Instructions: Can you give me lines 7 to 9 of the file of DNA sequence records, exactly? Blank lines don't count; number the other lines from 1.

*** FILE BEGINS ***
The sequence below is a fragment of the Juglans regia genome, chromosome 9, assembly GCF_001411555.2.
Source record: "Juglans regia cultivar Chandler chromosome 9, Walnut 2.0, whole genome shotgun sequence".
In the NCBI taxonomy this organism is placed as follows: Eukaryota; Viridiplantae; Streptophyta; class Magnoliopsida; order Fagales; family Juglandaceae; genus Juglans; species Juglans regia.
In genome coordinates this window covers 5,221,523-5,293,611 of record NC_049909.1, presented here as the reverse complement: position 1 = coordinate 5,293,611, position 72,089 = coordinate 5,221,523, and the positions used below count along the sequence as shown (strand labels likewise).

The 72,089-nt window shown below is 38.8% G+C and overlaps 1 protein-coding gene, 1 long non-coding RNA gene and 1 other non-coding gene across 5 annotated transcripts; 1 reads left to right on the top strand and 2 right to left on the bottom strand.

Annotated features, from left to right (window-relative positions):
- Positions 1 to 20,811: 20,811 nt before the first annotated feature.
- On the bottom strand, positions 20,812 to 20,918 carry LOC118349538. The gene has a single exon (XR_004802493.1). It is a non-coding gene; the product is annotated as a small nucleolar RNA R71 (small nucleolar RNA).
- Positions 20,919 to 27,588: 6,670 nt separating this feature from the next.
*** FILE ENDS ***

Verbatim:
- Positions 1 to 20,811: 20,811 nt before the first annotated feature.
- On the bottom strand, positions 20,812 to 20,918 carry LOC118349538. The gene has a single exon (XR_004802493.1). It is a non-coding gene; the product is annotated as a small nucleolar RNA R71 (small nucleolar RNA).
- Positions 20,919 to 27,588: 6,670 nt separating this feature from the next.